Being Smart Enough to Know what you Don’t Know

Neil Woodford went from hero to spectacular zero after his investment fund collapsed, leaving many inexperienced investors facing huge – in many cases life-altering – losses.

Other blogs have gone into greater detail elsewhere about the whole saga and what it says about regulation, the FCA and the way in which such funds are able to operate, but what we want to discuss here is the harsh reality which lies at the rot of many of the issues – that a great number of the investors in Woodford’s fund were simply too inexperienced to have been there in the first place, their attitude to risk having not been balanced against considerations like their capacity for loss – it’s all fun and games until t he fund starts to underperform and everyone wants their money back.

But to those who would react to such observations by comparing them to victim blaming, we simply say this – nobody is saying that these investors were stupid, but they were misinformed. The current state of regulation and the pensions market means that they were still able to invest in a fund that was clearly unsuitable for them, and in which many found themselves trapped after the fund was gated, following a surge of withdrawals as profit warnings were issued and investors got cold feet.

Had those investors instead approached a professional adviser and been given personalised, individual advice, they might have elected to make different decisions and invested in different funds more suited to their whole risk profile. Alternatively, they may have been better informed as to the likely trajectory and fluctuations of a fund like Woodford’s, resulting in fewer panicked withdrawals and possibly the whole precarious state of affairs being avoided.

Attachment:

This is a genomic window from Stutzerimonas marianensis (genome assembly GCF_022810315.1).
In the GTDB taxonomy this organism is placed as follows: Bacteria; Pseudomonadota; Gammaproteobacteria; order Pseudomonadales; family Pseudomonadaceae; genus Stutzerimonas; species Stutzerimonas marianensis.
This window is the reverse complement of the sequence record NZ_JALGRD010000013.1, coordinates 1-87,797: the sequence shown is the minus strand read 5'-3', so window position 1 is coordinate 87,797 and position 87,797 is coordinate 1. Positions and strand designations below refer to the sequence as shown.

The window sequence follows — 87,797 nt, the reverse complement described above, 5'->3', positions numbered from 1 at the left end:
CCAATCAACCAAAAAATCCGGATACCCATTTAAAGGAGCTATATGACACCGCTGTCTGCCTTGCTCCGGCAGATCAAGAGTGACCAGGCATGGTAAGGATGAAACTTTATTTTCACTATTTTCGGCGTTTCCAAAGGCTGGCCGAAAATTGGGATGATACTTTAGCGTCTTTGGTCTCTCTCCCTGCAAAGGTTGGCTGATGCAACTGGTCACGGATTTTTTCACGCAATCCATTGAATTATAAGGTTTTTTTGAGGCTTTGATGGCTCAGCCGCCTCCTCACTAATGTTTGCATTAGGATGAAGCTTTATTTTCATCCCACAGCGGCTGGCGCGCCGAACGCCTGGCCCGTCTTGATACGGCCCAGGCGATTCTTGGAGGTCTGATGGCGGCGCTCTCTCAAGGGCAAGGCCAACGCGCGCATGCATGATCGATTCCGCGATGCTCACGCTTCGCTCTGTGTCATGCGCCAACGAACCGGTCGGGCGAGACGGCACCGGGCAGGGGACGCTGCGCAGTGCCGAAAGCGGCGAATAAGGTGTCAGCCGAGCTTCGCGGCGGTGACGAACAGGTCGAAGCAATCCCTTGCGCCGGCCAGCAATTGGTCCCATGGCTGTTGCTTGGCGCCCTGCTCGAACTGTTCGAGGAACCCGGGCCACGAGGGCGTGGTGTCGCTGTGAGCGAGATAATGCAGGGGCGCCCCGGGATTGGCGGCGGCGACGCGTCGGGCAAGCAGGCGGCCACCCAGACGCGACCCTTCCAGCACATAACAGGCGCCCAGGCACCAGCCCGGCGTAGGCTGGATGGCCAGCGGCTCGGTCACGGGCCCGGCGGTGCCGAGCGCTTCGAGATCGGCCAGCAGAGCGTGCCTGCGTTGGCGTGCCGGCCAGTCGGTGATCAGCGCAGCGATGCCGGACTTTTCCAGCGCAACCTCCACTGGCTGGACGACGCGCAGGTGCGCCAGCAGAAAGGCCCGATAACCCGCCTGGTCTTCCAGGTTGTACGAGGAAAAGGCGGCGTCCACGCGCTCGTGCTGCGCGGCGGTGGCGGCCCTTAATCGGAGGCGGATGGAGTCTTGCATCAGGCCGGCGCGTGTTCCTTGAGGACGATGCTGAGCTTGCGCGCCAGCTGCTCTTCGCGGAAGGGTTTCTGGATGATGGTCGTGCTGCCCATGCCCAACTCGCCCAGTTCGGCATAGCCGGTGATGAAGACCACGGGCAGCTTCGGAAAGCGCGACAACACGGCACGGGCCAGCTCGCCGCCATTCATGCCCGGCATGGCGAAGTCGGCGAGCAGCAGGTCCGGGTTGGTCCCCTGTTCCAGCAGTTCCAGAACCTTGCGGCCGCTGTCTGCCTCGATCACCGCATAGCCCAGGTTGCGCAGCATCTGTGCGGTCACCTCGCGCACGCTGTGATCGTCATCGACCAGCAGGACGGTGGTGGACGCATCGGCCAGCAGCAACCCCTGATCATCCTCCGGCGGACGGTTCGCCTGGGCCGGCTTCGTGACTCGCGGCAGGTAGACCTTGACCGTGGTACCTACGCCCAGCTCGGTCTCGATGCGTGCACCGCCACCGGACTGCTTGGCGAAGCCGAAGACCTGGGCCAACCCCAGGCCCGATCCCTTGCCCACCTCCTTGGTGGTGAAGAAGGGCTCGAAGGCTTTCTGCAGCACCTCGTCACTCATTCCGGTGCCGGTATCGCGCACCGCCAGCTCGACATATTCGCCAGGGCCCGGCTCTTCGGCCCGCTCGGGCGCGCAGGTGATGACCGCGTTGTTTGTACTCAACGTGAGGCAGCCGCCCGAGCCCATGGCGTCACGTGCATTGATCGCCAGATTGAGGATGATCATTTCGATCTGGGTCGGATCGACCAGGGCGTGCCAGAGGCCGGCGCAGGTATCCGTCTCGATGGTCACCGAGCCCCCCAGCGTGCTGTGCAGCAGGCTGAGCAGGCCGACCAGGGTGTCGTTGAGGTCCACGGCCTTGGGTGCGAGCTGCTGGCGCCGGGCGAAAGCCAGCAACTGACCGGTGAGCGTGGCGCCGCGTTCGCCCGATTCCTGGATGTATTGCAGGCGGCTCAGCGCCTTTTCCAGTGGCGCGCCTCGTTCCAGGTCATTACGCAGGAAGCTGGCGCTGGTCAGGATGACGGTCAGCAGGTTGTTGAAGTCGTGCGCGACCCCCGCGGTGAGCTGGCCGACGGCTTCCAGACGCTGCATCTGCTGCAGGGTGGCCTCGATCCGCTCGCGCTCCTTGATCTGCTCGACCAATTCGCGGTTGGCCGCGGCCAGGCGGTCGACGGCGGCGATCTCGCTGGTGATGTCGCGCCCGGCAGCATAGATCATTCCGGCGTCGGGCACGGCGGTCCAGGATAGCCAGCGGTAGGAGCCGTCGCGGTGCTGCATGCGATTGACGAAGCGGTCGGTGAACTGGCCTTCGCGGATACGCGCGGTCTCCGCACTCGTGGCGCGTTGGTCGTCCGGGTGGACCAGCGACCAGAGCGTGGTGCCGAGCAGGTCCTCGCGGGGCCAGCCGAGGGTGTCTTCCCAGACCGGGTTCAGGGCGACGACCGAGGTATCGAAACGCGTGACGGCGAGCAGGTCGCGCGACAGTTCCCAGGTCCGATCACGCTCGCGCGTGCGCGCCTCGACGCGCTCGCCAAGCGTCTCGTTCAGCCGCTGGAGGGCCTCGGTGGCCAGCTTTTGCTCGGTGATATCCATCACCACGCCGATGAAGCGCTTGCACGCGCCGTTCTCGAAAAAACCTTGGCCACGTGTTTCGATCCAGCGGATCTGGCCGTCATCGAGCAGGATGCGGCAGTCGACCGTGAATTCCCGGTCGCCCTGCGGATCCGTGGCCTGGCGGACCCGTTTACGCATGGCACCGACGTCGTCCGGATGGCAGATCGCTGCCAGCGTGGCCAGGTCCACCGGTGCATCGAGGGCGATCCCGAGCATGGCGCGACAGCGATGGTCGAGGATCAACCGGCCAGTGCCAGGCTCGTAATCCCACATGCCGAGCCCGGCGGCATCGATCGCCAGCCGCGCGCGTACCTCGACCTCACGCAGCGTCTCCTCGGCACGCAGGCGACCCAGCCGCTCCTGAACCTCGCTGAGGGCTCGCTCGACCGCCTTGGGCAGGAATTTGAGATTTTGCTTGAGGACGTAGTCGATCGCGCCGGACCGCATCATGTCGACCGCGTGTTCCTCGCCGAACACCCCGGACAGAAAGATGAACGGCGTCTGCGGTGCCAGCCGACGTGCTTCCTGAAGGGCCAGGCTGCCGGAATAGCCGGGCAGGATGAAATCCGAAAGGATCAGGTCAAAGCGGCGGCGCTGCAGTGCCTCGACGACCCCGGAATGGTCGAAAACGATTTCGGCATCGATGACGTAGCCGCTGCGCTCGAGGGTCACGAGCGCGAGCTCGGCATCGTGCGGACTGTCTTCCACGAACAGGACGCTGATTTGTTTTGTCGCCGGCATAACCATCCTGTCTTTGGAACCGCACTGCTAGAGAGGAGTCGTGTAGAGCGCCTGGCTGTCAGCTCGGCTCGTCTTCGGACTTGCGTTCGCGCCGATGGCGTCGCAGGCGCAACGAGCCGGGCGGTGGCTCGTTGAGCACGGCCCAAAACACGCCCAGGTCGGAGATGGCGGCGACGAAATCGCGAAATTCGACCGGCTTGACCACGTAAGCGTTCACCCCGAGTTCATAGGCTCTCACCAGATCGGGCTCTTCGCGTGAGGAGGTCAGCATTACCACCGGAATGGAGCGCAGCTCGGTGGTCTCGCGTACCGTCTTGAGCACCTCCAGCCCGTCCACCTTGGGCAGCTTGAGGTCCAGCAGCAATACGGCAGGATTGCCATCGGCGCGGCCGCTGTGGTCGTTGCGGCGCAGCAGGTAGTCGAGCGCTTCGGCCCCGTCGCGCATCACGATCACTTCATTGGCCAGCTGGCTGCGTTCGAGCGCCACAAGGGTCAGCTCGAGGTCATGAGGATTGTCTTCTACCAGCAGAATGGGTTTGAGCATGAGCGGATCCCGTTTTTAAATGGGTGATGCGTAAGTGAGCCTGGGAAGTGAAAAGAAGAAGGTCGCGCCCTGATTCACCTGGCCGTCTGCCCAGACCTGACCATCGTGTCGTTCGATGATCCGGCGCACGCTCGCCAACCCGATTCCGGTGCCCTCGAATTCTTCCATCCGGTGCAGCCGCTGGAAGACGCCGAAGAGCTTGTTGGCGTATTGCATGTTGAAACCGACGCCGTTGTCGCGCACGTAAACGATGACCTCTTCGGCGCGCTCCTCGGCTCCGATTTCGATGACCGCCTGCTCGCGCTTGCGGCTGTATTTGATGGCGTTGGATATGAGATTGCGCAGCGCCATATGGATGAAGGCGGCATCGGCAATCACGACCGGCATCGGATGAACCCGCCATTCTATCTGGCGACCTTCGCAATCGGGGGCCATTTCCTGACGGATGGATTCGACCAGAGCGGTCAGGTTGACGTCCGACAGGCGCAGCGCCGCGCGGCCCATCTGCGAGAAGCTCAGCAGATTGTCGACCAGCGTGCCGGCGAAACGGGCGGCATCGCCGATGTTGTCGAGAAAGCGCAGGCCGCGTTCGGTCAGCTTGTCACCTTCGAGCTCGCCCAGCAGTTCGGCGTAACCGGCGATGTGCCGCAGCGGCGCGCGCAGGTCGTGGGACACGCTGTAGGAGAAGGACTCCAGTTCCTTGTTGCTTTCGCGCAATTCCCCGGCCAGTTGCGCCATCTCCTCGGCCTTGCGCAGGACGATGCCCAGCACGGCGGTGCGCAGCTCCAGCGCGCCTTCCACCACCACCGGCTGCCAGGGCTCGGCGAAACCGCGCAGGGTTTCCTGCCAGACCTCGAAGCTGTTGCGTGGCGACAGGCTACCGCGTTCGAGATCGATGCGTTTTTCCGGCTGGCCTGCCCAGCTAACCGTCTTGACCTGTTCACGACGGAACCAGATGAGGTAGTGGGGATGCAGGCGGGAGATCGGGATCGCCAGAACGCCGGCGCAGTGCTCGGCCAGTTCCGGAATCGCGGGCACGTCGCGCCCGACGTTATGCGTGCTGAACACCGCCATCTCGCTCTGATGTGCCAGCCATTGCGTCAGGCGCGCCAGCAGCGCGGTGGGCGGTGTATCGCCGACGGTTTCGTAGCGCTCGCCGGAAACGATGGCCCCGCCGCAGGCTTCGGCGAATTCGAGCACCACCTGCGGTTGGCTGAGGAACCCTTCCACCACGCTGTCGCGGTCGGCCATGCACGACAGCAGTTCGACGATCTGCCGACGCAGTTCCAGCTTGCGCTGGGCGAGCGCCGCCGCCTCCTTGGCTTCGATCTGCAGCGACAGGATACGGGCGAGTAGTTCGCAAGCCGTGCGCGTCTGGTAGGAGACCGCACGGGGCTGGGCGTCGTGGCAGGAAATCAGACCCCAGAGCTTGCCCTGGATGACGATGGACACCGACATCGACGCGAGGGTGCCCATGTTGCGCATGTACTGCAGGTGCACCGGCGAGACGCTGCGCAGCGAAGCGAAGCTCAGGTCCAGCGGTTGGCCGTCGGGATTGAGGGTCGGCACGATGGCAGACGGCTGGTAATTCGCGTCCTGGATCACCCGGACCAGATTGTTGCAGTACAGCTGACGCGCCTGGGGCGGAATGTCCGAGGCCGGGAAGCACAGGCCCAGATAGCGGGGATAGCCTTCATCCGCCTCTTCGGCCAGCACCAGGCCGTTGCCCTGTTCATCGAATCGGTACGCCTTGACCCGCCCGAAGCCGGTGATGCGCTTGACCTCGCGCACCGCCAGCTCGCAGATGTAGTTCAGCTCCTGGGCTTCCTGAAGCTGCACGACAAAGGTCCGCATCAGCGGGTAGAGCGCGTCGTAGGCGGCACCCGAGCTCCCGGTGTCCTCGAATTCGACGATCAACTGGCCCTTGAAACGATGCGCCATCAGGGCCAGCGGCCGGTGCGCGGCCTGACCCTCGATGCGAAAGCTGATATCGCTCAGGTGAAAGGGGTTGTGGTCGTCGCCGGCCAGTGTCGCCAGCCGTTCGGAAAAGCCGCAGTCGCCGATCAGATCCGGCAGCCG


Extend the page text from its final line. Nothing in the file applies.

Either way, as the old adage goes, being smart includes being smart enough to know what you don’t know. Very few people are experienced or knowledgeable enough to make sensible investment decisions with regards to their retirement planning that will both set up the retirement they want while avoiding the risks that they don’t. The perceived expense of such advice – when compared with the fees of entering a fund like Woodford’s – soon reveal themselves to be the smart investment when you aren’t scrambling to get yourself out of a fund that you fear may wipe out your retirement fund altogether.

As another adage goes, it’s better to be safe that sorry. Safe doesn’t need to mean dull, or conservative, but it does mean that you’ve taken the most appropriate advice for your own situation, and who can put a price on the peace of mind that could deliver, especially when you consider the alternative?